“Razorback” whale sighted 9 months ago in Eden
MAALAEA (MAUI), HI - When news stories about a humpback whale with terrible scars stretching from its tail fluke to its back appeared in the Australian press last week, Pacific Whale Foundation resear
MAALAEA (MAUI), HI – When news stories about a humpback whale with terrible scars stretching from its tail fluke to its back appeared in the Australian press last week, Pacific Whale Foundation research director Quincy Gibson, PhD, had one thought, “I’ve seen this whale before.” It turns out that she has the photos to prove it.
The news reports told of a whale that was sighted on Monday, June 8 near North Head, a headland southeast of the Sydney suburb of Manly. The whale’s disfiguring scars are thought to be the result of an accident with a boat’s propeller.
It turns out that the same scarred whale had been photo-identified nine months earlier, on September 6 and 7, 2008, by Ros Butt of Cat Balou Cruises of Eden, a small town situated halfway between Sydney and Melbourne in New South Wales. Ros is a long-time supporter and major contributor to Pacific Whale Foundation’s catalog of individual humpback whales identified in the south Pacific, including along Australia’s east coast.
“We felt so sad for this whale – it had obviously been severely injured in a collision with a boat,” said Dr. Gibson.
Hearing reports about the whale being sighted this year was encouraging for Dr. Gibson. “It gave me hope that it will survive long-term, despite its traumatic accident and injuries.”
Pacific Whale Foundation president and founder, Greg Kaufman pointed out that collisions between vessels and whales are unfortunately becoming more commonplace, as whale populations increase throughout the Pacific.
“It is important for boaters and vessel operators to recognize the times of year when whales will be present in their area and to slow down, to avoid collisions,” he said.
“Colliding with a 40-ton animal is not something that any boater wants to experience,” he said, noting that on Maui, a fisherman sustained injuries after his boat hit a humpback whale several years ago.
In Hawaii, Pacific Whale Foundation has enacted a campaign called “Be Whale Aware” to educate vessel operators about ways to prevent collisions and other disturbances to whales. The campaign offers free fact sheets, educational stickers, and training classes to boaters and ocean users.
“The Be Whale Aware guidelines were created after many hours of meeting with commercial boat operators on Maui,” said Greg Kaufman. “They supplement the State of Hawaii and United States regulations governing boat approaches to humpback whales.”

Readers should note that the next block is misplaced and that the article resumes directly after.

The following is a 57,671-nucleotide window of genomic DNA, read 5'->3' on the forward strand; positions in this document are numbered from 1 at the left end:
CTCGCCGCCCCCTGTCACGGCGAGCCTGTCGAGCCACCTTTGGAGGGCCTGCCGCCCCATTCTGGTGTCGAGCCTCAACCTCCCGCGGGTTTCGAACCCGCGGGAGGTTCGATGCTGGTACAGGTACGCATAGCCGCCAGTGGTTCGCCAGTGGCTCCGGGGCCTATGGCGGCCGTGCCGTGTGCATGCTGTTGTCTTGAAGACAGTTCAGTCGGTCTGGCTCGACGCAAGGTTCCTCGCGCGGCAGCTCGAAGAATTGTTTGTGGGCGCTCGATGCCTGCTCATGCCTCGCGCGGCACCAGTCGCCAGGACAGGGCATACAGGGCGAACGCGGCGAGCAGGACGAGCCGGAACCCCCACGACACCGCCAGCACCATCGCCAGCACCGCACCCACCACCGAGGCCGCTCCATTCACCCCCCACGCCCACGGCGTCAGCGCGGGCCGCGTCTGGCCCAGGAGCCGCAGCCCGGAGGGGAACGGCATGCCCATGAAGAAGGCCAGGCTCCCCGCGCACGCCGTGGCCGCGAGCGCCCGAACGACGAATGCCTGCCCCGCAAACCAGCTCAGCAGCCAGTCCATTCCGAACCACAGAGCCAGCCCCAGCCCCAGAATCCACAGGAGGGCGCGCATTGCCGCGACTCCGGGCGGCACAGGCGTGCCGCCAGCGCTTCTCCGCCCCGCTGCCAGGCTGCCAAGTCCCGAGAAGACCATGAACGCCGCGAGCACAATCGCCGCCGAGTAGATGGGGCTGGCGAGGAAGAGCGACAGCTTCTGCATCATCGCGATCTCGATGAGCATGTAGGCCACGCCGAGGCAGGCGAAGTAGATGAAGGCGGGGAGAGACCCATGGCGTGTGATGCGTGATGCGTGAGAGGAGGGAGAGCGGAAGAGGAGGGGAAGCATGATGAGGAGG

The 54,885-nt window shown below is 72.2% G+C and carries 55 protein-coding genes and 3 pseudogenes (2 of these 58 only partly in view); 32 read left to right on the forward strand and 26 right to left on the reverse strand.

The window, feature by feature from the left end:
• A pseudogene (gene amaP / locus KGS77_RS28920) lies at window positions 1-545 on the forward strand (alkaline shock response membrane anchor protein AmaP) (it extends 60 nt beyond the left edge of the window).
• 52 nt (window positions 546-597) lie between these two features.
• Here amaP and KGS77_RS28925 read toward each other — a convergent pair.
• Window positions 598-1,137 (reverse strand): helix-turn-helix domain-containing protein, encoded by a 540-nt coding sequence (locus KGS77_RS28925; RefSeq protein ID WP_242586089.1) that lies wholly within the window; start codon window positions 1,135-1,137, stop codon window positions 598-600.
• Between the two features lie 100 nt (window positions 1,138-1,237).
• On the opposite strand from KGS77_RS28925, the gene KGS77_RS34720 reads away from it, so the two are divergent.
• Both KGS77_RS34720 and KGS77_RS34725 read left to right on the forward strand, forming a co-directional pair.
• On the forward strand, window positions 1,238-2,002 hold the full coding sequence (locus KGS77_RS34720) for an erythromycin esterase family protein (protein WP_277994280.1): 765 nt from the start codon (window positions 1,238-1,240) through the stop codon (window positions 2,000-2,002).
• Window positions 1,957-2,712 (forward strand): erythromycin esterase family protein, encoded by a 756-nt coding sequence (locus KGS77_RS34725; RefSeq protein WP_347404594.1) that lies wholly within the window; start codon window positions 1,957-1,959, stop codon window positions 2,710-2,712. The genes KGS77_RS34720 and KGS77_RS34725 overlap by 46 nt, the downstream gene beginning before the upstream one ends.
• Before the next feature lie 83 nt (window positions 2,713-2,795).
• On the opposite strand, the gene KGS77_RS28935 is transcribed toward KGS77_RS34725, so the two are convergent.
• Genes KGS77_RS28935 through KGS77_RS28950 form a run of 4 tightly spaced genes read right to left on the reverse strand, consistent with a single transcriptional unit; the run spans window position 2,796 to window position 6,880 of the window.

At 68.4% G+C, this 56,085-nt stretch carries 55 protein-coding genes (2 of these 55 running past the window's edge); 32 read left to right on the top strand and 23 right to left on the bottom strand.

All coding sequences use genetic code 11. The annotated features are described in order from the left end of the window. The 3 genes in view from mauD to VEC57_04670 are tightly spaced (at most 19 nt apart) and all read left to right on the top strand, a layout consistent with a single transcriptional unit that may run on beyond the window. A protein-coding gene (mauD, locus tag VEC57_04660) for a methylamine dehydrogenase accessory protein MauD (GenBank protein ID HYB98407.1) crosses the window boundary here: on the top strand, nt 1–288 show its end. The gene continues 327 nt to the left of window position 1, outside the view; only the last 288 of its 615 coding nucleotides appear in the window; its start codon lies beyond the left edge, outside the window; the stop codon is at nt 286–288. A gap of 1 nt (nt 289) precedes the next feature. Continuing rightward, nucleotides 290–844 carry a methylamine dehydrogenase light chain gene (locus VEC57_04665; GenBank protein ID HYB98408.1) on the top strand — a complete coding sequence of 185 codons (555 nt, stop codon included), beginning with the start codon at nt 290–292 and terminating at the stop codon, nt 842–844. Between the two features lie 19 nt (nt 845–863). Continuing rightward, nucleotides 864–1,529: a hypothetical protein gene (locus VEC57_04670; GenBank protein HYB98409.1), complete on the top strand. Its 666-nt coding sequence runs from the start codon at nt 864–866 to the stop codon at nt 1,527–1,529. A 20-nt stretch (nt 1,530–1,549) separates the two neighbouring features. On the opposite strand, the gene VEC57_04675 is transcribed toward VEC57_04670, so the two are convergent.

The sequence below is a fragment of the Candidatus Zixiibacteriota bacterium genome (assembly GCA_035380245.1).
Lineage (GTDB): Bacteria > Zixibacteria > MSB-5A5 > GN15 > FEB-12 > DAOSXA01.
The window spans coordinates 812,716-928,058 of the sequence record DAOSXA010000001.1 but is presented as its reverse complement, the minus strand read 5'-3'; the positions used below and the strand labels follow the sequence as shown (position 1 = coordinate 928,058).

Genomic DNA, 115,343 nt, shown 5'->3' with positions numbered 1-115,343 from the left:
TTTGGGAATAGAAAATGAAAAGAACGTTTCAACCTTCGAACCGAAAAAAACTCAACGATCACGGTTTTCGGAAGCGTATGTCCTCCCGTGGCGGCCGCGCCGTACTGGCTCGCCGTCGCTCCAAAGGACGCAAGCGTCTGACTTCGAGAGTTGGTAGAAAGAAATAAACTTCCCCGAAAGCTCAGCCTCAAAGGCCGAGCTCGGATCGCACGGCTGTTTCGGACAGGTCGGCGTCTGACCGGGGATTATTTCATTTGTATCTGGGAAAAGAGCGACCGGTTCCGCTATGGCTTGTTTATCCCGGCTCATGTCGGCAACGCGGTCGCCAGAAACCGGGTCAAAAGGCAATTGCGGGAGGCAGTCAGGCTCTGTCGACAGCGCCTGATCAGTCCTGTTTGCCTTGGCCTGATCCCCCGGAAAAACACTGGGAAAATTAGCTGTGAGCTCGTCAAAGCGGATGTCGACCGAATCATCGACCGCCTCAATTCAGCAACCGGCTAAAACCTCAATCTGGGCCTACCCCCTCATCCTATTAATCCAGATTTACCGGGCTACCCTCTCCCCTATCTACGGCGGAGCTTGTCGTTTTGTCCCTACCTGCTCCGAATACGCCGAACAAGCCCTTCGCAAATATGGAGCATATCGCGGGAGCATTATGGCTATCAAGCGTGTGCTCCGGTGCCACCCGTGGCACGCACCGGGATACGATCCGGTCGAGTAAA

All of Pacific Whale Foundation’s vessels are required to follow all state and US federal regulations concerning whales and to also adhere to the Be Whale Aware guidelines.
Pacific Whale Foundation advises boaters to stay alert at the helm and always post an observer while underway. During whale season, boaters should reduce their speed to 15 knots or less when traversing ocean areas where whales may be present.
Pacific Whale Foundation also urges boaters to limit time with whale groups containing calves to 30 minutes. This will minimize the cumulative impact of many vessels and give consideration to other viewers. When within 300 meters or less of a whale or dolphin group, reduce speed to 4-6 knots or less. Boaters should also avoid abrupt course changes.
Australian regulations prohibit approaching humpback whales closer than 100 meters, and in some areas this distance is increased to 300 meters if a calf is present. Similarly, in the US, federal regulations require vessels to stay at least 100 yards from a humpback whale.
If a vessel unexpectedly encounters a humpback whale within 100 meters, the Be Whale Aware guidelines state that you should stop immediately and allow the whales to pass and keep clear of the whales’ path. Boaters should avoid positioning vessels within 300 meters of the path of traveling whales.
In addition, Pacific Whale Foundation has installed Whale Protection Devices on all of its vessels in Hawaii. These devices are the first US Coast Guard approved devices to be created and used on commercial vessels that help guide whales away from propellers and running gear.
Pacific Whale Foundation researchers will be returning to Australia this summer and fall to study humpback whales along Australia’s east coast, in Port Douglas, Hervey Bay, and Eden.
“We are extremely grateful to Cat Balou Cruises for their support,” said Dr. Gibson. “They have been a valued partner in our humpback whale research off the coast of Australia.”
Pacific Whale Foundation is an NGO, based in Hawaii, with long-term research projects ongoing in Australia and Ecuador. The mission of Pacific Whale Foundation is to promote appreciation, understanding, and protection of whales, dolphins, coral reefs, and our planet’s oceans. They accomplish this by educating the public – from a scientific perspective – about the marine environment. They support and conduct responsible marine research and address marine conservation issues in Hawaii and the Pacific. Through educational ecotours, they model and promote sound ecotourism practices and responsible wildlife watching. To learn more about Pacific Whale Foundation, visit www.pacificwhale.org.
Cat Balou Cruises operate from the Port of Eden, New South Wales. Ros and Gordon Butt have been operating Cat Balou Cruises since 1987 and are the longest-established, whale-watching operators in New South Wales, having conducted their popular Whale Watching Cruises at Eden since 1990. They have gained the reputation of giving exceptional service and value on all their cruises, as well as sharing their love of the area and nature with their passengers. They also assist Pacific Whale Foundation and other organizations with whale and dolphin research. To learn more about Cat Ballou Cruises, go to http://www.catbalou.com.au/.